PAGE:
|Leg Press Superset With Calf Press||1||255 lbs||15 | 30||90 Sec|
|2||250 lbs||12 | 25||90 Sec|
|3||250 lbs||11 | 24||90 Sec|
* Perform 10-12 repetitions for the first exercise and with no rest perform as many reps as possible for the second exercise. Write down the amount of repetitions performed for the first exercise in the first box and the amount performed for the second exercise in the second box. Rest and go back to the first exercise again to start over.
Example #3: Exercises Performed Using Modified Supersets
In a modified superset the first exercise is performed, in this case the exercise being the Incline Dumbbell Press, and then after a 90 second rest you perform the second exercise, which is the T-Bar Rows. Every 90 seconds the exercise is alternated back and forth until all sets are done.
In the chart below, the first set for both Incline Dumbbell Press and T-Bar Rows should be performed with a weight that allows for around 10 reps. For the second set, the weight should be increased in both exercises and 8 reps should be performed. The third set will require another increase in weight and 6 reps to be performed. The fourth set is performed with the same weight as the third for 6 reps. The last set is to be performed with a heavier weight for 4 reps.
The charts below show how a hypothetical bodybuilder or fitness enthusiast may fill out the forms with their individual weights. Notice that at times a person may perform a bit more or a bit less reps than what is prescribed. The key is to be as close as possible.
|Incline Dumbbell Press||1||75 lbs||10 | 11||90 Sec|
|2||80 lbs||8 | 8||90 Sec|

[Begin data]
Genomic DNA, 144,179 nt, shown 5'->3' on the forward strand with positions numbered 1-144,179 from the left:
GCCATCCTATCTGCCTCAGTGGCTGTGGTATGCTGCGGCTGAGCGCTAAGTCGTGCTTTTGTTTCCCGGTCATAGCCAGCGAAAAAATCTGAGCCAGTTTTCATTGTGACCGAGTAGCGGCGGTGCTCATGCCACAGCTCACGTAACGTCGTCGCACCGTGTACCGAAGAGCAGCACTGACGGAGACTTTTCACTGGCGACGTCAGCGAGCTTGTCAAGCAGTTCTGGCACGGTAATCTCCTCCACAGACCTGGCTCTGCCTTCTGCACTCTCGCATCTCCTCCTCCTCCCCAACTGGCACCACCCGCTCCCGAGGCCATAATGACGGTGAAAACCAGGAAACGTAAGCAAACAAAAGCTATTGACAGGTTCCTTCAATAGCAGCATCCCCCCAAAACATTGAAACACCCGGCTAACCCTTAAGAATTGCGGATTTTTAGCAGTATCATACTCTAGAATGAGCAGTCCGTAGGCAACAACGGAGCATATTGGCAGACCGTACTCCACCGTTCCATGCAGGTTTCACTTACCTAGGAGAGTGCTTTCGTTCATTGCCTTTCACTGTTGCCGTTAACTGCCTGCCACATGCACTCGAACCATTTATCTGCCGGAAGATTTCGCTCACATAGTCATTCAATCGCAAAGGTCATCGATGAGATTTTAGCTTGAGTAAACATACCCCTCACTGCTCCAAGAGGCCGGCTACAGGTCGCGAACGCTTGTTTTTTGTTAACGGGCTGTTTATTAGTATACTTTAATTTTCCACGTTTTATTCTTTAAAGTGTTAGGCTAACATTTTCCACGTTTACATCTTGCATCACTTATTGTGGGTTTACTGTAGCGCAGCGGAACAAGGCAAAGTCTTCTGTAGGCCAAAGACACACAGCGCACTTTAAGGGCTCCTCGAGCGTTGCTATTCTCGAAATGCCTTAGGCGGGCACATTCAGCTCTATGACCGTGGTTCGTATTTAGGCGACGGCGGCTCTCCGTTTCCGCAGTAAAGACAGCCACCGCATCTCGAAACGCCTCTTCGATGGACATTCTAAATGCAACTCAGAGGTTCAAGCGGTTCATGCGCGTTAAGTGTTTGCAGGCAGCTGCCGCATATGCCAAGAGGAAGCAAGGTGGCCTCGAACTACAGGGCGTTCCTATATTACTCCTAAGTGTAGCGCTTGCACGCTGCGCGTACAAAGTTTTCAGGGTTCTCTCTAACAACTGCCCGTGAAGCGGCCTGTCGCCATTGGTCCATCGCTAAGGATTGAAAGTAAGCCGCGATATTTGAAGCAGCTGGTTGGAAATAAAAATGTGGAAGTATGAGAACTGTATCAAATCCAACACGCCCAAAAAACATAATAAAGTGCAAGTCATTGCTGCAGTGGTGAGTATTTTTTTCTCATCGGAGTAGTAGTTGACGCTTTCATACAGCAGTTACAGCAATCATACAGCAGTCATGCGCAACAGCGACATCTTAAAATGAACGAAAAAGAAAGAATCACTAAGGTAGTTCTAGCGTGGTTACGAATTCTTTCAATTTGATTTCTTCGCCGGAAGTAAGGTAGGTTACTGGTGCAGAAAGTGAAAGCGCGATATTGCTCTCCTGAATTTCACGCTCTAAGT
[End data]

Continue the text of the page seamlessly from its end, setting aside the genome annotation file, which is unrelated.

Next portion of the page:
|3||85 lbs||6 | 6||90 Sec|
|4||90 lbs||6 | 5||90 Sec|
|5||95 lbs||4 | 4||90 Sec|
|T-Bar Rows||1||90 lbs||10 | 11||90 Sec|
|2||100 lbs||8 | 8||90 Sec|
|3||110 lbs||6 | 6||90 Sec|
|4||120 lbs||6 | 6||90 Sec|
|5||130 lbs||4 | 4||90 Sec|
Example #4: Exercises Performed Using Modified Tri-Sets
In a modified tri-set the first exercise is performed, in this case the exercise being the Wide-Grip Upright Rows, and then after a 90 second rest you perform the second exercise, which in our example is the Military Press. After resting 90 seconds, the third exercise is executed, which in the example below is the Rear Delt Rows. After performing this last exercise, the trainee rests 90 seconds and goes back to the first one, repeating the process until all sets are done.
Once again, in this example the chart tells us that we need to increase the weights for every set. So the first set of each exercise is performed for 10 repetitions, the second for 8 and the third for 6.
The charts below show how a hypothetical bodybuilder or fitness enthusiast may fill out his/her forms with their individual weights. Notice that at times a person may perform a bit more or a bit less reps than what is prescribed. The key is to be as close as possible.